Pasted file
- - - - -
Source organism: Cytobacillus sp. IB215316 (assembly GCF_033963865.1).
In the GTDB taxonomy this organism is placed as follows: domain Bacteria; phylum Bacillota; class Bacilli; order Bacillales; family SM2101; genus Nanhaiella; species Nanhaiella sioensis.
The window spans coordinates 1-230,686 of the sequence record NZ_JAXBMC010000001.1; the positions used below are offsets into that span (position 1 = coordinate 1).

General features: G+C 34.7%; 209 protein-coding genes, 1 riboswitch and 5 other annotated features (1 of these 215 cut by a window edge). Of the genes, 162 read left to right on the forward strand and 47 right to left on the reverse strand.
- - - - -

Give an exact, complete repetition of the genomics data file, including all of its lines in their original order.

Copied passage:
Source organism: Cytobacillus sp. IB215316 (assembly GCF_033963865.1).
In the GTDB taxonomy this organism is placed as follows: domain Bacteria; phylum Bacillota; class Bacilli; order Bacillales; family SM2101; genus Nanhaiella; species Nanhaiella sioensis.
The window spans coordinates 1-230,686 of the sequence record NZ_JAXBMC010000001.1; the positions used below are offsets into that span (position 1 = coordinate 1).

General features: G+C 34.7%; 209 protein-coding genes, 1 riboswitch and 5 other annotated features (1 of these 215 cut by a window edge). Of the genes, 162 read left to right on the forward strand and 47 right to left on the reverse strand.